You Oughta Know About: Graphing Ideas

It's that time again! I'm linking up with the fabulous Jasmine McClain for the You Oughta Know Blog Hop. This month I really think you oughta know about the importance of graphing in the primary classroom.

Do you make graphs with your students? Of course you do, who doesn't? But do you know why it is important and what experiences your students should have to get the most out of graphing activities?
Why is graphing so important?

1. Graphs can engage students and create enthusiasm for math.
2. Graphs can be integrated into any subject, showing students the real world application and purpose for learning math concepts.
3. Graphs give students the opportunity to represent, compare and discuss mathematical relationships and concepts in new ways.
  • Collecting information
  • Tallying information
  • Counting data points
  • Surveying peers or others
  • Sorting objects
  • Making graphs with real objects
  • Making picture graphs
  • Reading graphs
  • Making observations from a graph
  • Comparing results with a friend
  • Asking questions about a graph

Using real objects is a great way to get started on graphing with young students.  Gather any of those awesome math manipulatives or art supplies you have hanging around your classroom. They are great for graphing, by size, color, or type.  Students can sort them and line them up on your table.  You can then have students translate this information into a bar or picture graph. Learning to represent data in different ways is a key understanding for mathematical success.

Snacks are another one of my favorite items to graph with students. I used to love sorting my snacks into groups as a child and kindergarteners seem to do this naturally during snack time in my class anyways. So why not take advantage of this opportunity and have students create a graph and make observations about their data.

Teaching students to take surveys to collect data is another way to introduce a real world application of graphing.  Maybe you are having a class ice cream party and need to know what flavor everyone would like.  Or maybe a child wants to plan their birthday party at the local pool and wants to know if their friends can swim.  Surveys are a quick efficient way to collect and organize the information you need.

So you've created a gorgeous graph, now what? Teaching students to analyze and interpret information from a graph is the ultimate goal. When we encounter graphs in real life we need to be able to gather information and understand what the graph is showing us.  Using open ended questions are a great way to start to get students talking about a graph.  I often ask my students to write what they notice about their graph. I tend to ask what has most and least first to get that out of the way, otherwise this can easily become the only information students feel is important to write about.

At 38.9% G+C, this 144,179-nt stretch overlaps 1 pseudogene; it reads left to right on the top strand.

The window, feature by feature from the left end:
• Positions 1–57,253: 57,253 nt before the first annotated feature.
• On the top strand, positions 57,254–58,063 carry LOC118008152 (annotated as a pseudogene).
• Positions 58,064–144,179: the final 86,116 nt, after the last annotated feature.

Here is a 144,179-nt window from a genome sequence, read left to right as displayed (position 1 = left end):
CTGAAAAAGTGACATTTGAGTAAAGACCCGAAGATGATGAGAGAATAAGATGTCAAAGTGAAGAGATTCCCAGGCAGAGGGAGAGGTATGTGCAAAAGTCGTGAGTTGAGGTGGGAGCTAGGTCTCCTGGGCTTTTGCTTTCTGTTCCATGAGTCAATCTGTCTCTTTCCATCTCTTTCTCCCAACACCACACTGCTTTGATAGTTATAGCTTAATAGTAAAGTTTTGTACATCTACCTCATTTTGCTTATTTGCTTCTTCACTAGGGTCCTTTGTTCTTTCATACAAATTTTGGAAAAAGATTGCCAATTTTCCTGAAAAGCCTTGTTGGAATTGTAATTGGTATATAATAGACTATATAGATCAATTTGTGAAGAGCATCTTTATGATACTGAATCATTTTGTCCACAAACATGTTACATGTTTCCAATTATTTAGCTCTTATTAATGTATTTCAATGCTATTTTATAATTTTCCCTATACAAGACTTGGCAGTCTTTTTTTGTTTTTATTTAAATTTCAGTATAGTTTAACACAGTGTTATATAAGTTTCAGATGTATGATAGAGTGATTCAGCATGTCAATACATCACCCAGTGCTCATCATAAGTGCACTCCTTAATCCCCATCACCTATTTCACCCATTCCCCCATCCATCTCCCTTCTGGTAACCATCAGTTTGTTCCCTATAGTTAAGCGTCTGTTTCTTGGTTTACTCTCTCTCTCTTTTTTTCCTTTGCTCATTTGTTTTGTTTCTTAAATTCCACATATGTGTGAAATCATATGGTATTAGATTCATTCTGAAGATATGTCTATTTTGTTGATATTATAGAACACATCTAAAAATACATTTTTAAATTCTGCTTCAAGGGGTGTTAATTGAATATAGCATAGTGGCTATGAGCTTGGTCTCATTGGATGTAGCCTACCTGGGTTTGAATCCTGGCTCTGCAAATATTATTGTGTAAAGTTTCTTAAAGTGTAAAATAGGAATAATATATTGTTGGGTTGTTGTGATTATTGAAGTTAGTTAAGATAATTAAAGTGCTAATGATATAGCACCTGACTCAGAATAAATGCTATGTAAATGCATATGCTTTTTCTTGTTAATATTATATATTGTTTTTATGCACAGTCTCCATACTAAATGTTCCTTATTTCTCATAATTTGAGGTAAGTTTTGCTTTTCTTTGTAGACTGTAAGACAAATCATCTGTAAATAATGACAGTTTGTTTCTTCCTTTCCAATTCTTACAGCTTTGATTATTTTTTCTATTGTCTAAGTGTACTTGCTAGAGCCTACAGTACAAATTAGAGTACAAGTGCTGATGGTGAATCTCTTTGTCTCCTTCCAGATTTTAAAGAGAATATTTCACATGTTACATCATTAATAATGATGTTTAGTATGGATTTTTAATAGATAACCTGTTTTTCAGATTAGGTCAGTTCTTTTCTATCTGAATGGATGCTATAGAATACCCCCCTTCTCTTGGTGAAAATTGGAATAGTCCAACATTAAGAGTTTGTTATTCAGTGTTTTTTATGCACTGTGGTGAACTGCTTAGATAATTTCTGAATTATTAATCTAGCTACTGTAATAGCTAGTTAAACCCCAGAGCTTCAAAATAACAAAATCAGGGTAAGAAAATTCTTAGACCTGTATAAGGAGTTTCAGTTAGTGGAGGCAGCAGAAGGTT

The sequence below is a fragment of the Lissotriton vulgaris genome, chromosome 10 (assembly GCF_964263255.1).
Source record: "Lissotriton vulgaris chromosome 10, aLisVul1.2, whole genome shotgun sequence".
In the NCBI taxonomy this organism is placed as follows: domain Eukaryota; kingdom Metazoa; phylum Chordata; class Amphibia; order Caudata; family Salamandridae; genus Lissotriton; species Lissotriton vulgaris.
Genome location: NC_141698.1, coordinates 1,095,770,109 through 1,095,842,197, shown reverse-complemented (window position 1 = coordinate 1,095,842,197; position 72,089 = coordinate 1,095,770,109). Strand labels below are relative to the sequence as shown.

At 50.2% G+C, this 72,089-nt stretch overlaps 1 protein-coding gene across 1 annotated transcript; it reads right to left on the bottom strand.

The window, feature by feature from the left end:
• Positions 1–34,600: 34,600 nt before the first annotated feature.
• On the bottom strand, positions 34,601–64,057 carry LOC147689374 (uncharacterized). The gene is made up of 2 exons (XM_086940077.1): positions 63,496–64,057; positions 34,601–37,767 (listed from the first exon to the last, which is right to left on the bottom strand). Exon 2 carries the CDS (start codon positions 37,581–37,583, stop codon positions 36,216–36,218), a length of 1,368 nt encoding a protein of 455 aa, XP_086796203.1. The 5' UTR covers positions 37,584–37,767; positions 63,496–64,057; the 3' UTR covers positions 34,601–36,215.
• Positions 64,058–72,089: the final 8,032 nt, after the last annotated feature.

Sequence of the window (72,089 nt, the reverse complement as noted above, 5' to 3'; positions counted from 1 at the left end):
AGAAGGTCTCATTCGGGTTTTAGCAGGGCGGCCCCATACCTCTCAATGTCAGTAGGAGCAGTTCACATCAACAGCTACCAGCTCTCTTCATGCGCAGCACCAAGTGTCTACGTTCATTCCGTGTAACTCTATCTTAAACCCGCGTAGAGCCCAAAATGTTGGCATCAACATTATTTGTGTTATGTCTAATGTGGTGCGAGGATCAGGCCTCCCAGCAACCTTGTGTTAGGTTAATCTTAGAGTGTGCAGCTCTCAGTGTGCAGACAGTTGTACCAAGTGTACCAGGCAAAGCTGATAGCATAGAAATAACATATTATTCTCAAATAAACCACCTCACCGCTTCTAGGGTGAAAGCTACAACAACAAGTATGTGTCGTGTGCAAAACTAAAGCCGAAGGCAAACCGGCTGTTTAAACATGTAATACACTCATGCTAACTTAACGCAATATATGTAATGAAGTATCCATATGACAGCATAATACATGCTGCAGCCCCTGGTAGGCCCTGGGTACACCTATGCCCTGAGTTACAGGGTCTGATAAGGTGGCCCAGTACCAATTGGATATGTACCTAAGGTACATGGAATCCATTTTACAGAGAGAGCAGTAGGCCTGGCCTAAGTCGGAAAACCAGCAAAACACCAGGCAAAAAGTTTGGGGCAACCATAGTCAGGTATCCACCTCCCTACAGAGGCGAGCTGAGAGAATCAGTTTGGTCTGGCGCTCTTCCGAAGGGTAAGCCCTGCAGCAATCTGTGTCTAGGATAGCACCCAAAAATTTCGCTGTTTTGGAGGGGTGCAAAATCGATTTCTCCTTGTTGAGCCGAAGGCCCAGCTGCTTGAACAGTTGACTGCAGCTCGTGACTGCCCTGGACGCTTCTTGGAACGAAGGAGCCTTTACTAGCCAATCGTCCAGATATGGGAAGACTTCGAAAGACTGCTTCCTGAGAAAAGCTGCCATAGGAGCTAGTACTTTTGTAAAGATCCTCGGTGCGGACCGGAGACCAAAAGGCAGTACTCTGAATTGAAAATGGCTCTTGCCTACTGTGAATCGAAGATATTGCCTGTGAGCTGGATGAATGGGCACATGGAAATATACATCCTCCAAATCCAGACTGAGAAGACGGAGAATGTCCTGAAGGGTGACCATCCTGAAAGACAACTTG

After students have the opportunity to tell what they notice you can ask follow up questions about things students may not have noticed.
  • Which item has most/least?
  • Which item has more/less than ___?
  • Which items have the same?
  • How many items were there in all?
  • How many more ___ than ___?
When students create their own graphs based on different sets of data I also like to have them compare their graphs.  For example when students graph a snack, they will likely end up with very different results, leading them to ask different types of questions.
  • What did you have the most of? How is that different from your friend?
  • Why do we have different data? 
  • Are there any patterns we see across multiple graphs?
Looking for some resources to help you get started on graphing in your classroom? Here are 3 FREEBIES for surveying, sorting and graphing.

And here are the links to my favorite graphing resources:


  1. I teach upper elementary, but I LOVE seeing all the posts about what the little ones are doing! It's so fun to see how it grows. It also never ceases to amaze me when the littles are doing "tough" stuff like this- so incredible!

    Caffeine and Lesson Plans

    1. Thanks Mandy! I try so hard to push my kids to think deeply in all areas :)

  2. I love teaching Data Handling in school- we feed it into every subject area like you said and, in-fact, we are having a Fairytale dress-up day on Monday and will be collecting data and graphing the different types of characters we come dressed as. Thank-you so much for sharing the freebies and reminding me just how important this skill is Xx

  3. We just finished up graphing with Eureka Math and we did a lot of creative things with it. We really focused on interpreting the data from the graphs which is such an important skill! Thanks for joining the link up again. I always love your posts girl!

    Buzzing With Mrs. McClain

  4. Thanks for sharing the freebies. Anything that gets kids engaged and excited is a good thing.

  5. Graphing is so essential for them to understand the comparison of numbers. It helps them to understand the abstract concept in a visual way~ but I love how you've also made it concrete!
    Wiggling Scholars

  6. I just introduced graphing on Valentine's Day when we graphed our candy hearts. I have never seen my kids so engaged in math! Thank you for sharing your ideas! I'm looking forward to taking them back to my students to extend their love of graphing.

    Simply Magical Learning

  7. Great post about graphing with little ones. My first graders love to graph! I would say their favourite part is conducting surveys of their classmates.

    Hanging Around In Primary


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